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 Driver's view of the line

Photo:- Robert Davies:-"Of Time and The Railway"

Film now showing as part of Teulu/Family Exhibition. On until 23 June 2024 at Aberystwyth Arts Centre.


This page updated 30th March 2024

SARPA is the local rail users group for the Shrewsbury to Aberystwyth line running from the English border through Montgomeryshire to the coast of North Ceredigion and ending up in the increasingly important University (and Welsh Government administration ) town of Aberystwyth. We exist to preserve and promote the line so that there is a more sustainable transport system for future generations. SARPA is one of the more active rail user groups in Wales and we are continually campaigning on various issues from train times and frequency to station maintenance. We welcome comments from anybody about the rail service in Mid Wales.

Transport for Wales rail services were brought under Welsh Government control from February 2021. The takeover from KeolisAmey has taken place with day-to-day services now run by a publicly-owned company. This follows significant falls in passenger numbers during the Covid-19 pandemic.

KeolisAmey will continue to be involved in operations, particularly in the South Wales region.

Former British Railways Eastern Region manager, the late Gerard Fiennes pointed out very correctly that "the railway is judged by the comfort, speed, convenience, safety, punctuality and economy of its services".

With its single line of way and an fairly intensive service, the Cambrian is quite a challenge for operators and a pitfall for those who are innocent of what they are letting themselves in for! After some time in the doldrums, there are signs that TfW are at last getting a grip on matters Cambrian. It is encouraging that reliability has improved and this is a key factor which will motivate people back to the railway after the hiatus of the Covid pandemic.

Nevertheless, a theme which is repeated at various stakeholder meetings is that of overcrowding and lack of capacity. Indeed, it has even been suggested that there is not much point in publicising the merits of the route if there is no space on trains for extra passengers. TfW clearly still has some way to go, though there are signs that the rolling stock problems which have plagued the operator throughout Wales for some time are at last being solved, albeit slowly.

As a group we remain somewhat unhappy that the new Class 197 units proposed for this line have less seats than the vehicles they will replace. We are not confident that they will answer in the longer term, given that an enhanced service which is promulgated to go full hourly will encourage more people to use the train, by virtue of the improved frequency. Twenty years ago, the provision of trains with just two cars was becoming unacceptable due to increased frequency of overcrowding. It was the cause of much dissatisfaction with the then operator, Arriva Trains Wales. TfW needs to learn from this and put in place the capacity which is needed for future growth. A belated response to very crowded trains will only damage their reputation.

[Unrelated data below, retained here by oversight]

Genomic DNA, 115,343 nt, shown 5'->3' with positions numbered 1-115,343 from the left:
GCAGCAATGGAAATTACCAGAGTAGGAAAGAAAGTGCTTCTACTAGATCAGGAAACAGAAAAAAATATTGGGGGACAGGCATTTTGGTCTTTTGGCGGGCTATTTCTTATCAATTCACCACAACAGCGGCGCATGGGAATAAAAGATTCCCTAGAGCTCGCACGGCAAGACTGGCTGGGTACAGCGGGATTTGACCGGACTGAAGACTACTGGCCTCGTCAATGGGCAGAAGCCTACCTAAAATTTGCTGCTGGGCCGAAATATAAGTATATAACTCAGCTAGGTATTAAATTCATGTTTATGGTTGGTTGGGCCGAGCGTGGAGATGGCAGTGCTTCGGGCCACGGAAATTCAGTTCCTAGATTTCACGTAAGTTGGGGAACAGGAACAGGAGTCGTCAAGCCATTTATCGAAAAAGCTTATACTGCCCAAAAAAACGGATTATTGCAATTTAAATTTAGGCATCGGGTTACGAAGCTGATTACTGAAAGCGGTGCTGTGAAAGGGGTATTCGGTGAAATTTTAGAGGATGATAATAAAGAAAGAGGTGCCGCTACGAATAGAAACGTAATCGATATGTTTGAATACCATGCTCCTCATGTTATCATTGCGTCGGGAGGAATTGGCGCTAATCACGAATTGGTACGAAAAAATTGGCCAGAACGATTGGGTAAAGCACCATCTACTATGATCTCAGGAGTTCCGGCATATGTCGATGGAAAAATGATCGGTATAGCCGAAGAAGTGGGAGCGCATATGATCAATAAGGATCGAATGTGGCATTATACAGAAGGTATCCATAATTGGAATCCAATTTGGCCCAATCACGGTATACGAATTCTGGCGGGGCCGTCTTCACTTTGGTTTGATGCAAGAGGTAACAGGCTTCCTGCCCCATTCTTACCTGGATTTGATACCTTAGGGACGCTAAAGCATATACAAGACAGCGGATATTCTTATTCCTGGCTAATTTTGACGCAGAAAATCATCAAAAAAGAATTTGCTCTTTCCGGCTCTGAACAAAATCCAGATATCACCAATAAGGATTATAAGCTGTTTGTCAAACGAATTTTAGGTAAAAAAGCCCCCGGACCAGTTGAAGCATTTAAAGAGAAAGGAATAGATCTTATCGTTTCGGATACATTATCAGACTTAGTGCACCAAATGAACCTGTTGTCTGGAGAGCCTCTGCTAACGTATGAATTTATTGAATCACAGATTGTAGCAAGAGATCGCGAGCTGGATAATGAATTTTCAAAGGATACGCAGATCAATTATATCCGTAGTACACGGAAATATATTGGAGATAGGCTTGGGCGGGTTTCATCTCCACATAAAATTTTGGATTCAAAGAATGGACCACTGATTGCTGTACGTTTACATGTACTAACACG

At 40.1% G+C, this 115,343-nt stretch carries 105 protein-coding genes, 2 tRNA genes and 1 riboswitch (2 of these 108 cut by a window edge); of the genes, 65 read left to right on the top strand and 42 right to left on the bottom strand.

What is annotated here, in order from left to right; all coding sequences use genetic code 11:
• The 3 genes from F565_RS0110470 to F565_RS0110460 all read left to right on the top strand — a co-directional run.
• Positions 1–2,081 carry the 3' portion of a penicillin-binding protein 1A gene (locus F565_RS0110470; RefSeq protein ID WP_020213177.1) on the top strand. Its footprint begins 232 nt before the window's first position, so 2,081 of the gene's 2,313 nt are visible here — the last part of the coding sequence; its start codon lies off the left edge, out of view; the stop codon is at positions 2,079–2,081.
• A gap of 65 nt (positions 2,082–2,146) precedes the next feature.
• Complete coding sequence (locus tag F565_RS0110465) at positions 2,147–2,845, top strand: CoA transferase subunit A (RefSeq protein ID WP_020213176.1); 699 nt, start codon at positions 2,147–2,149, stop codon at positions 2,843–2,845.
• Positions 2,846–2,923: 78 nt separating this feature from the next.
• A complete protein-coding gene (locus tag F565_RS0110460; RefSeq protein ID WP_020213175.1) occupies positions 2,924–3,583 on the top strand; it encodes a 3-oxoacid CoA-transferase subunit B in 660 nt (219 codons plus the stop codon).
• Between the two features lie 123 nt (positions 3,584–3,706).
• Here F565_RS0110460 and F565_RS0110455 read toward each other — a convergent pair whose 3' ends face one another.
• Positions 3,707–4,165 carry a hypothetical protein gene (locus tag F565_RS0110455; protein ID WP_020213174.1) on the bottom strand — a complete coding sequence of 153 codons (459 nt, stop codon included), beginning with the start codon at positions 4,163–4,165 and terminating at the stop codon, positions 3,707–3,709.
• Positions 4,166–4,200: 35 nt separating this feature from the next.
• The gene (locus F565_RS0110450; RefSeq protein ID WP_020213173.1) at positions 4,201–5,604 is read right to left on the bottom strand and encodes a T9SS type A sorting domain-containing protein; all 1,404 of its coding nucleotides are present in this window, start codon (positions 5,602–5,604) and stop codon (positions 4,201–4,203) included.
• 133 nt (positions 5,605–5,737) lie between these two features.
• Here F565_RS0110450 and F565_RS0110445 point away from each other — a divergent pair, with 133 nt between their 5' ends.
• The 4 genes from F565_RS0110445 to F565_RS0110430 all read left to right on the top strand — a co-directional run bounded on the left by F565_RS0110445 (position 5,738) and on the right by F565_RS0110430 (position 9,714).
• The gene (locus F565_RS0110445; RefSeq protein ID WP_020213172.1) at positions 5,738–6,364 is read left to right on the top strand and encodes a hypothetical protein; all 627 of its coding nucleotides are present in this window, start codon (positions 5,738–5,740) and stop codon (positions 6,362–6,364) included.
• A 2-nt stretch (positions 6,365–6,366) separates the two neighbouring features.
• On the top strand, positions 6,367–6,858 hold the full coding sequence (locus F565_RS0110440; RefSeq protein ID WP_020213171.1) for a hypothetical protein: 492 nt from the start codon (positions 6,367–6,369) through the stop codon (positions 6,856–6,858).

Meanwhile Network Rail have put in much effort to upgrade the route. This investment is well overdue and we should not forget that the Cambrian Lines were earmarked for complete shutdown just over fifty years ago, as part of a secret closure programme being considered by Edward Heath's government. The work has meant much disruption to services, which hopefully will decrease but the Cambrian has not had this much spent on it since the 1920s.


The new year brings new opportunities and challenges. A very important development for the line is that Tornado will test its ERTMS systems between Shrewsbury and Newtown soon. No steam engines have run on Cambrian metals since 2010, with the arrival of the new signalling system and until now no-one was keen to set up ERTMS on a steam locomotive. However, with an ERTMS system coming to the East Coast Mainline (London - Edinburgh via York), it is expected that a number of different locomotives will be adapted to be able to run under the system. Although Tornado (RA9) is too heavy to go further than Newtown, it's possible that we could see steam on the Cambrian once again, for example if a Black 5 was adapted to run under ERTMS. The move towards ERTMS elsewhere on the network should also help to solve the sporadic availablility of the Class 97s .

In terms of modern traction, delays continue regarding the full hourly service and the new trains. Amongst other factors, there have been further delays in supply of the class 197 units: a number of the new units have developed flats and alterations are being made to some platforms to accommodate the new trains, which are higher than the present ones.

Meanwhile, we are pleased to see that reliability on the Cambrian has improved recently and that the current Class 158 units are providing a good and comfortable service with a toilet in each carriage. Finally, a new footbridge is being installed at Newtown station to provide a more accessible means of reaching platform 2.

Jeff Smith
Cadeirydd SARPA/SARPA Chair
March 2024

You can see what we said about the railway industry in the past by clicking on this link to our archive page. We have archived all the newsletters back to November 2001.

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Shrewsbury to Aberystwyth Rail Passengers Association (SARPA)
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